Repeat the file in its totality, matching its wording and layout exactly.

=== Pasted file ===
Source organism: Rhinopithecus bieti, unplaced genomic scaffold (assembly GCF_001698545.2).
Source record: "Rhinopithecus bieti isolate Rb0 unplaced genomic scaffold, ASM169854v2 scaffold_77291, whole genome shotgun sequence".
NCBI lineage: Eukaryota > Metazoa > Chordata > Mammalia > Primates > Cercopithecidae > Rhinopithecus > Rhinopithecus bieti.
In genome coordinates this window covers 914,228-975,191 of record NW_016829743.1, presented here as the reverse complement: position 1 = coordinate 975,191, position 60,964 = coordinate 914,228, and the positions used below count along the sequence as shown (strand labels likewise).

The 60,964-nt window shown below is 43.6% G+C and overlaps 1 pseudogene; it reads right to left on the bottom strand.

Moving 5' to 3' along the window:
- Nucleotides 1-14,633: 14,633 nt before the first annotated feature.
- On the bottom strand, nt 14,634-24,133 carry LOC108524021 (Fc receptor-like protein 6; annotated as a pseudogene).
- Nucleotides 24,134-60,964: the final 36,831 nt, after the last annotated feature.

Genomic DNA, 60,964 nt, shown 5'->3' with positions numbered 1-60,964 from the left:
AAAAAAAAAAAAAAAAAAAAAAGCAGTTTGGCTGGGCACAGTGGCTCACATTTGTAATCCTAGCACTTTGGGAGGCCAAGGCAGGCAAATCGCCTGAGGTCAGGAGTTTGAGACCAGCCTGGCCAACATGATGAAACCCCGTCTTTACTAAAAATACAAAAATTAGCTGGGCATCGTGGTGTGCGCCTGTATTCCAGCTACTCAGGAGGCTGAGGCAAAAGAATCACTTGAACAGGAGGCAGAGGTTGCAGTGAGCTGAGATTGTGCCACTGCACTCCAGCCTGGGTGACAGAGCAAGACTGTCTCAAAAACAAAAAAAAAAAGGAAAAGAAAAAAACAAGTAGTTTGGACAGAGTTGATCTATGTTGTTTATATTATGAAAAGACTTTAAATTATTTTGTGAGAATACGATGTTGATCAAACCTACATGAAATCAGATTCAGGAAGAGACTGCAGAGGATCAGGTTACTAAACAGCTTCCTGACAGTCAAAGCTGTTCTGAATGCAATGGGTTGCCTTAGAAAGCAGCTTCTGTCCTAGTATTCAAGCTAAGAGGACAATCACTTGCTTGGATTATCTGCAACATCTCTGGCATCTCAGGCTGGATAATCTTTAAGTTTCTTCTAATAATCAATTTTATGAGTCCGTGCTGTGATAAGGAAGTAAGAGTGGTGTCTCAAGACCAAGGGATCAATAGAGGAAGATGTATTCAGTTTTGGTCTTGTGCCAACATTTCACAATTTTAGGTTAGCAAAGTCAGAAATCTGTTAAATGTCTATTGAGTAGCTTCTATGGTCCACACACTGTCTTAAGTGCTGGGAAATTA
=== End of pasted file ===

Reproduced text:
Source organism: Rhinopithecus bieti, unplaced genomic scaffold (assembly GCF_001698545.2).
Source record: "Rhinopithecus bieti isolate Rb0 unplaced genomic scaffold, ASM169854v2 scaffold_77291, whole genome shotgun sequence".
NCBI lineage: Eukaryota > Metazoa > Chordata > Mammalia > Primates > Cercopithecidae > Rhinopithecus > Rhinopithecus bieti.
In genome coordinates this window covers 914,228-975,191 of record NW_016829743.1, presented here as the reverse complement: position 1 = coordinate 975,191, position 60,964 = coordinate 914,228, and the positions used below count along the sequence as shown (strand labels likewise).

The 60,964-nt window shown below is 43.6% G+C and overlaps 1 pseudogene; it reads right to left on the bottom strand.

Moving 5' to 3' along the window:
- Nucleotides 1-14,633: 14,633 nt before the first annotated feature.
- On the bottom strand, nt 14,634-24,133 carry LOC108524021 (Fc receptor-like protein 6; annotated as a pseudogene).
- Nucleotides 24,134-60,964: the final 36,831 nt, after the last annotated feature.

Genomic DNA, 60,964 nt, shown 5'->3' with positions numbered 1-60,964 from the left:
AAAAAAAAAAAAAAAAAAAAAAGCAGTTTGGCTGGGCACAGTGGCTCACATTTGTAATCCTAGCACTTTGGGAGGCCAAGGCAGGCAAATCGCCTGAGGTCAGGAGTTTGAGACCAGCCTGGCCAACATGATGAAACCCCGTCTTTACTAAAAATACAAAAATTAGCTGGGCATCGTGGTGTGCGCCTGTATTCCAGCTACTCAGGAGGCTGAGGCAAAAGAATCACTTGAACAGGAGGCAGAGGTTGCAGTGAGCTGAGATTGTGCCACTGCACTCCAGCCTGGGTGACAGAGCAAGACTGTCTCAAAAACAAAAAAAAAAAGGAAAAGAAAAAAACAAGTAGTTTGGACAGAGTTGATCTATGTTGTTTATATTATGAAAAGACTTTAAATTATTTTGTGAGAATACGATGTTGATCAAACCTACATGAAATCAGATTCAGGAAGAGACTGCAGAGGATCAGGTTACTAAACAGCTTCCTGACAGTCAAAGCTGTTCTGAATGCAATGGGTTGCCTTAGAAAGCAGCTTCTGTCCTAGTATTCAAGCTAAGAGGACAATCACTTGCTTGGATTATCTGCAACATCTCTGGCATCTCAGGCTGGATAATCTTTAAGTTTCTTCTAATAATCAATTTTATGAGTCCGTGCTGTGATAAGGAAGTAAGAGTGGTGTCTCAAGACCAAGGGATCAATAGAGGAAGATGTATTCAGTTTTGGTCTTGTGCCAACATTTCACAATTTTAGGTTAGCAAAGTCAGAAATCTGTTAAATGTCTATTGAGTAGCTTCTATGGTCCACACACTGTCTTAAGTGCTGGGAAATTA